Last weekend, Liberty Science Center closed the chapter on another amazing summer of our Partners in Science program!
Going strong for 35 years, LSC’s Partners in Science program gives hardworking and motivated high school students the opportunity to spend their summer working on research projects in professional lab settings. Rutgers University, Columbia University, and the New Jersey Institute of Technology are just a few of the universities that students get to work in each summer.
On August 21, 2021, this year’s 29 graduates presented their projects at the Science Center during the 35th Annual Partners in Science Symposium.
Before the symposium, we caught up with a few of the students to learn more about their research projects.
Aqsa Owais, from Edison, conducted her research at Stevens Institute of Technology and focused on upper-extremity rehabilitation of post-stroke patients.
For her project, Aqsa coded a version of the Fruit Ninja game in c# using the Unity software. This game will eventually be adapted to a virtual reality environment.
“Virtual reality games help facilitate the delivery of positive reinforcement, through rewards or prizes,” Aqsa explained. “This can motivate patients to continue a rehabilitation program by providing encouragement. Understanding the role of rewards in rehabilitation, this study aims to explore engagement and performance as a function of freedom of choice with rewards.”
Aqsa was one of many students who conducted their research from home this summer, due to COVID-19 restrictions.
“Considering the nature of my study, I was able to code everything remotely, although I would have loved to have visited Stevens in person and see all the equipment and technology used in the lab,” said Aqsa.
Aqsa also noted that by working remotely, she was able to connect with her mentor and his PhD students on a weekly basis – an opportunity she might’ve not had if the program was held in-person.
Alexander Lu, from Bridgewater, spent his summer working at the Environmental and Occupational Health Sciences Institute at Rutgers.
For his research, Alexander investigated the toxic mechanisms of cadmium, a toxic heavy metal, in mice placentas. He created a protocol for blood vessel quantification and found that blood vessel areas in cadmium-treated placenta tissues were significantly reduced.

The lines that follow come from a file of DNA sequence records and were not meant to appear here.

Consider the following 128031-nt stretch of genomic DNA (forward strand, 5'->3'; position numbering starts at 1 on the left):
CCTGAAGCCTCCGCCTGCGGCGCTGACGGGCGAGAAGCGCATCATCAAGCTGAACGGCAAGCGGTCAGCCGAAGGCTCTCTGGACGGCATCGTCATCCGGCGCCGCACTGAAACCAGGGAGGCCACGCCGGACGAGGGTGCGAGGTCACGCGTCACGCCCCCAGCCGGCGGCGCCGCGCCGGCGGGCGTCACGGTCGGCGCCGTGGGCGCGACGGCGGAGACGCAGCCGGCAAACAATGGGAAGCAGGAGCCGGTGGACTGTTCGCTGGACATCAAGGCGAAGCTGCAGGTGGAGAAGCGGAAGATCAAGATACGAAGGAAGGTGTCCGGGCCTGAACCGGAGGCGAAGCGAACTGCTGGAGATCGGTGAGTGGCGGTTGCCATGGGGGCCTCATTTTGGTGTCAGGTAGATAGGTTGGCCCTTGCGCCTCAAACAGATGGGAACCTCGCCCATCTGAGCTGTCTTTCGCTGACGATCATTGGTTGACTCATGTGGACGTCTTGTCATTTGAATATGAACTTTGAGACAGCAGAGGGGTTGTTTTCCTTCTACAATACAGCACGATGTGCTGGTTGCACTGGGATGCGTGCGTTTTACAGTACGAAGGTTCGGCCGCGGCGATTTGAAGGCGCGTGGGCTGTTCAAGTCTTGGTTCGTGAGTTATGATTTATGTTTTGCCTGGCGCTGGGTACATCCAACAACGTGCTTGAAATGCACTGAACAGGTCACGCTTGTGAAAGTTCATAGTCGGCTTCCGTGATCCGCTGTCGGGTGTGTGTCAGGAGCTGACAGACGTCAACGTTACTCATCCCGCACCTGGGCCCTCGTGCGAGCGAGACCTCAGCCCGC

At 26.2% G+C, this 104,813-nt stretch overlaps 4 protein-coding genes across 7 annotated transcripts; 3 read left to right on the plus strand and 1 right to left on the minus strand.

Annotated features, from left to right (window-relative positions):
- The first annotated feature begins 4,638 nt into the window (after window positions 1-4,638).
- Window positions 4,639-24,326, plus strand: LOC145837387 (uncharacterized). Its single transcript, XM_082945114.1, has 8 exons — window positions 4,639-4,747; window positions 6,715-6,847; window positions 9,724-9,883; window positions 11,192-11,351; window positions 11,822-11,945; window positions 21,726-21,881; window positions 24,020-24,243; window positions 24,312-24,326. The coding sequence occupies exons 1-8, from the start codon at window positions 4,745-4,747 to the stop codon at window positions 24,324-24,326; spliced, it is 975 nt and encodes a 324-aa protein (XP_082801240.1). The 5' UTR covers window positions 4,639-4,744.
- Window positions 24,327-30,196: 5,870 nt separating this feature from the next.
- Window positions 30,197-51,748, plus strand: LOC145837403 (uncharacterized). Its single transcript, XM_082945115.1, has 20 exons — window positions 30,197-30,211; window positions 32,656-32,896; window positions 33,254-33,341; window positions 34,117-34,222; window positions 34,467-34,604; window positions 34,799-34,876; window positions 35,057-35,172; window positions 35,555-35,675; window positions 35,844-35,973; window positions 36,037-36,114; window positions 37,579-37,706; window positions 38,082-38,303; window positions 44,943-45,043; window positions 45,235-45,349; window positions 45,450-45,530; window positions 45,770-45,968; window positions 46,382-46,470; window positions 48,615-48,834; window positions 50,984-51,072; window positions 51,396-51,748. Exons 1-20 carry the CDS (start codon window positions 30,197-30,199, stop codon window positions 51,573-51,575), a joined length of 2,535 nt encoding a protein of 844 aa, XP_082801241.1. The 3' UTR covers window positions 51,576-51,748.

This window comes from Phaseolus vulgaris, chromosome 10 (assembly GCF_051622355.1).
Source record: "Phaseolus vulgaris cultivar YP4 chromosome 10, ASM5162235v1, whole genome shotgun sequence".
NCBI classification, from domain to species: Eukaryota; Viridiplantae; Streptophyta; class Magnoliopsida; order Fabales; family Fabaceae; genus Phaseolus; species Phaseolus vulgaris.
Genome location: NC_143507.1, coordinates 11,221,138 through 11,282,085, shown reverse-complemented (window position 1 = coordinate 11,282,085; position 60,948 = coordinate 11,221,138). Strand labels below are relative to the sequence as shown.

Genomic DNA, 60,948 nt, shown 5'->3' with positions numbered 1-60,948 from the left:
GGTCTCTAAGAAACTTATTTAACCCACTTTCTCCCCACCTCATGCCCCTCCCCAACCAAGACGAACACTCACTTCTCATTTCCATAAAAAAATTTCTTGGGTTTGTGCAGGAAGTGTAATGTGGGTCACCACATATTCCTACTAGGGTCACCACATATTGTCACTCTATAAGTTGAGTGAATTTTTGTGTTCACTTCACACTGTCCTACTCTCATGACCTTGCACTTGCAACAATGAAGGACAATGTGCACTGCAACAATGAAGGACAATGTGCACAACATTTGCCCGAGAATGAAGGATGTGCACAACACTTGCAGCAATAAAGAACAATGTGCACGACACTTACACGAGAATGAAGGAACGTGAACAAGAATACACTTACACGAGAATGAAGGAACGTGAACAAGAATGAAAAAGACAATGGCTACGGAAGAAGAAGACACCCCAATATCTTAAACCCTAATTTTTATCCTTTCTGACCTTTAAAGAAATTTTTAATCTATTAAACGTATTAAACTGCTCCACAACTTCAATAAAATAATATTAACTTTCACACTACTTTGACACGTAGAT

“I wanted to sign up for LSC's Partners in Science program because quality research experience in the laboratory under a mentor was an amazing offer I couldn't turn down,” Alexander said.
And yet, the experience wasn’t just rewarding because of the research.
“My favorite part was meeting all the other wonderful participants,” he said. “I loved the experience of hanging out with other peers as interested in science as I was.”
One of Alexander’s peers, Emily Soto from Union City, conducted her research at Stevens. For her project, Emily compared the performance of a Neural Network using an everyday computer to the performance of a Neural Network using a using a quantum computer.
“I think quantum computing has a long way to go before it’ll replace the computers we know today, but even the technology we have right now is extremely exciting,” Emily said.
Emily also explained why she was so excited to join the Partners in Science program.
“I’m very passionate about the sciences, but rarely get the chance to apply them practically, especially during the COVID-19 pandemic,” said Emily. “Being able to work on a higher level project while pushing my knowledge to the limit sounded like an extremely stimulating experience.”
Congratulations again to this summer’s 29 graduates! Click here to learn more about LSC’s Partners in Science program.